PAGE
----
That she might escalate in her suspicion of you and force you to limit contact with her even more is a painful possibility, I know. I've seen this happen before. This may not happen for a while. And her symptoms may recede again before it happens; that is possible. So there is room for hope. However, there is no way to avoid the step of having supervised visits.

Okay, I wish you the very best!

My goal is for you to feel like you've gotten Great Service from me and the site. If we need to continue the discussion for that to happen, then please feel free to reply and we'll continue working on this. If the answer has given you the help you need, please remember to give a rating of 5 (Great Service) or 4 (Informative and helpful), or even 3 (Got the job done) button. This will make sure that I am credited for the answer and you are not charged anything more than the deposit you already made by pressing any of these buttons. Bonuses are always appreciated! If I can be of further help with any issue now or in the future, just put "For Dr. Mark" in the front of your new question, and I'll be the one to answer it. All the best, ***** *****

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Customer reply replied 4 years ago

Hi Dr. Mark,

Thank you for your response and for your kind words. I do have a follow up question. At the thought of forcing my mother to get help, my siblings and I are -- well, reluctant does not begin to describe it. Not only is it incredibly traumatic for my mother, but it has never actually helped in the past. So my question is, if she's not actually attempted to harm others and is not a danger to herself, is treatment necessary? Or is the threat of violence enough? Can schizophrenia and/or dementia turn a non-violent person violent?

This is so difficult. Because we don't know if these are symptoms of early onset of a dementia disorder or if it is an independent thought disorder. And certain dementias, like Alzheimer's disease, can indeed contain symptoms of violent behavior in people who never were violent before. This is usually a violence that comes from disorientation and great frustration as the cognitive decline confuses them.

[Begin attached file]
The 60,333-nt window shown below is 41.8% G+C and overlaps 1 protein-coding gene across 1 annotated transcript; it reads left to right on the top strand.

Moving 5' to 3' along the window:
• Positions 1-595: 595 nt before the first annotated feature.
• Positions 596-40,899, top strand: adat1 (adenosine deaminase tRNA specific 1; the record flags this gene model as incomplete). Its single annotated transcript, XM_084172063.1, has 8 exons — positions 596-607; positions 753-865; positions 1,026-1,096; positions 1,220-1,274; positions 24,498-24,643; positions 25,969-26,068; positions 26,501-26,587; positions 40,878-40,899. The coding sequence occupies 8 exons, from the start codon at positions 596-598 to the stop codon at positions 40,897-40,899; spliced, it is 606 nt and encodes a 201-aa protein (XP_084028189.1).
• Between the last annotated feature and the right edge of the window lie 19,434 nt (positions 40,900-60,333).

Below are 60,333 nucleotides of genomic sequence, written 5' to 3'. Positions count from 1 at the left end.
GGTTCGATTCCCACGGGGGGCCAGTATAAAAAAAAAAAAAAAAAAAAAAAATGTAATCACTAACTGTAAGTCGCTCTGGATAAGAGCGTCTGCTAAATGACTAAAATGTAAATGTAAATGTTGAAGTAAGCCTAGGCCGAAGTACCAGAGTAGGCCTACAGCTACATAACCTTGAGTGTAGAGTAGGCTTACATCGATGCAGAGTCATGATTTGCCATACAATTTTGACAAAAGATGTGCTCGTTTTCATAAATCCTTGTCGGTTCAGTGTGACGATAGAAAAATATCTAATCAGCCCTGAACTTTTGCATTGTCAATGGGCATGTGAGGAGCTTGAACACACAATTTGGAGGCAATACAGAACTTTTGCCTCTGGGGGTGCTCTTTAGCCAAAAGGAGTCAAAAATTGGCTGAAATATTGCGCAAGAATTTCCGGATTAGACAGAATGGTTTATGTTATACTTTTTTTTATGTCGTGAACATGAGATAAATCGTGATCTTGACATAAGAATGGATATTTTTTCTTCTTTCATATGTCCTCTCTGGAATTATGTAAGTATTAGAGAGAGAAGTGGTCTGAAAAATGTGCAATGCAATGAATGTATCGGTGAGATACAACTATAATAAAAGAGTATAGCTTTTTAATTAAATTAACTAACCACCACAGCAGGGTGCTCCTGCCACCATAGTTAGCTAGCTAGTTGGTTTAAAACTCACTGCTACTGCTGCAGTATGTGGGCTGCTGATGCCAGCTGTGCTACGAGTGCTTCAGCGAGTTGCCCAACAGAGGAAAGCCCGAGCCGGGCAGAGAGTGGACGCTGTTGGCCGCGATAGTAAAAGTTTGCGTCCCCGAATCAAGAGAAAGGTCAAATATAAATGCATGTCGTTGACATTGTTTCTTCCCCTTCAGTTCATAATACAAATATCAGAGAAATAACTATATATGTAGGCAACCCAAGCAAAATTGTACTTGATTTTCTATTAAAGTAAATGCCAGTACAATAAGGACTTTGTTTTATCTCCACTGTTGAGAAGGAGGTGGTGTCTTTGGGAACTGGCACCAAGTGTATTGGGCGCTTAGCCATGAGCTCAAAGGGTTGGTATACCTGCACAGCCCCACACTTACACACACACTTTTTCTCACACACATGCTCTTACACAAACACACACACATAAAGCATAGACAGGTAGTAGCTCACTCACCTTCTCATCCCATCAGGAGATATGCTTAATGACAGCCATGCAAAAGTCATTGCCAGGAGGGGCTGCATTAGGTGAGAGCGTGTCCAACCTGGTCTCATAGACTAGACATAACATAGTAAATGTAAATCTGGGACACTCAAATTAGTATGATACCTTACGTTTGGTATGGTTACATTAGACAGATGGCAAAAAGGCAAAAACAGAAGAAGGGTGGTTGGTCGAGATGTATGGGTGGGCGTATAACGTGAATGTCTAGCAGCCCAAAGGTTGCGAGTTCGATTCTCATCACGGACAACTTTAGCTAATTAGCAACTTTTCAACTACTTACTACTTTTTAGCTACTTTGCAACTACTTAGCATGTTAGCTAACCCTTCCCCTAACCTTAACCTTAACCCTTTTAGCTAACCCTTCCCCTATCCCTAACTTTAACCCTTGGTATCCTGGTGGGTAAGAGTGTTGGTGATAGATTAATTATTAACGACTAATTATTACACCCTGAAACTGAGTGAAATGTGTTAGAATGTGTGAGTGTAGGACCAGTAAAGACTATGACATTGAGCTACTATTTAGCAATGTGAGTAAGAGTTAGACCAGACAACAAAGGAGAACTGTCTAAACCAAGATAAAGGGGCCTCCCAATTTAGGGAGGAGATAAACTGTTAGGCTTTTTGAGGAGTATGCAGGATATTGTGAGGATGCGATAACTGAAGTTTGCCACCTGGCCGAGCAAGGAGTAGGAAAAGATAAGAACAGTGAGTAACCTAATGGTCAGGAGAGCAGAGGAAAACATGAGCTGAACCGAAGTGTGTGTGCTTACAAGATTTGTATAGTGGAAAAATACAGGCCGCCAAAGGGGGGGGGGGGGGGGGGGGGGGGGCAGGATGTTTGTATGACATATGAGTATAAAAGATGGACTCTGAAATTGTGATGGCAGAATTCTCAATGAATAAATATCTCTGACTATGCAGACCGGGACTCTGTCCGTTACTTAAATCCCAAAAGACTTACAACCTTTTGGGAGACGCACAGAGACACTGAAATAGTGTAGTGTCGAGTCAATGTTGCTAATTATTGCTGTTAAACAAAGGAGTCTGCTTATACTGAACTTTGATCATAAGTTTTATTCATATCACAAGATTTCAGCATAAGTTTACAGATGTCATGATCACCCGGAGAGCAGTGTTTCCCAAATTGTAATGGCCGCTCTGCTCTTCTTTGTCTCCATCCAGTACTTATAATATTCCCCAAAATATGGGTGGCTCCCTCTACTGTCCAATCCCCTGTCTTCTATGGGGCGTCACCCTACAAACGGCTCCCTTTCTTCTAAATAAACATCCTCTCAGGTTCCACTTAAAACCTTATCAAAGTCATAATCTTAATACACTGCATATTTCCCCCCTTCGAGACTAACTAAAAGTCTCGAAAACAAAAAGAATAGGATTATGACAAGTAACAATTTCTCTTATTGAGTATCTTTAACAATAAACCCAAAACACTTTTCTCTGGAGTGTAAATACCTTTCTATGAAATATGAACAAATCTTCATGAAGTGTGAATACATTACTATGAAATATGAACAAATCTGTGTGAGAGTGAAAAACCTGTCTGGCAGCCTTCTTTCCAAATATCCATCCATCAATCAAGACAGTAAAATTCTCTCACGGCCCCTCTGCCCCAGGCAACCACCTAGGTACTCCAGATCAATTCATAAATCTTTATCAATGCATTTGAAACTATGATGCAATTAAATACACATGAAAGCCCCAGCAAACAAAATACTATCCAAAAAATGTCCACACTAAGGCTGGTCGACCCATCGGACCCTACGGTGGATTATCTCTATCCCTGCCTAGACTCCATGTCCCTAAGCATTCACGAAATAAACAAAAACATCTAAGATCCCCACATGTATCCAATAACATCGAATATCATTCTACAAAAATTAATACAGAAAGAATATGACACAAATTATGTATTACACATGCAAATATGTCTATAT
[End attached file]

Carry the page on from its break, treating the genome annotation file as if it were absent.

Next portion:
Schizophrenia does not usually "turn" a person violent. However, if command hallucinations begin to form, then that can change. Command hallucinations are if she hears voices telling her to do things.

I know how scary all of this sounds and I'm sure you're feeling this is not your mom. And I hope very much it isn't your mom. I am only answering your question of what can occur. The problem is, let's agree that this isn't her situation. But you don't feel comfortable with her with your kids. And I believe you have good reason for that. Thought disorders are mental illness. They are not predictable. That is the source of your worry.

Getting her help is something the family needs to discuss. If you're not ready at this time, I can understand. But you all have to be watchful and you have to agree that there will be a threshold that if she crosses will require the family to act. This is important to be united because it is a mental illness even if it is not early onset symptoms.

I wish you the very best!

My goal is for you to feel like you've gotten Great Service from me and the site. If we need to continue the discussion for that to happen, then please feel free to reply and we'll continue working on this. If the answer has given you the help you need, please remember to give a rating of 5 (Great Service) or 4 (Informative and helpful), or even 3 (Got the job done) button. This will make sure that I am credited for the answer and you are not charged anything more than the deposit you already made by pressing any of these buttons. Bonuses are always appreciated! If I can be of further help with any issue now or in the future, just put "For Dr. Mark" in the front of your new question, and I'll be the one to answer it. All the best, ***** *****

Dr. Mark
Dr. Mark, Psychotherapist
Category: Mental Health
Satisfied Customers: 5,334
Experience: Dr. Mark is a PhD in psychology in private practice
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Dr. Mark
Dr. Mark
Dr. Mark, Psychotherapist
Category: Mental Health
Satisfied Customers: 5,334
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Experience: Dr. Mark is a PhD in psychology in private practice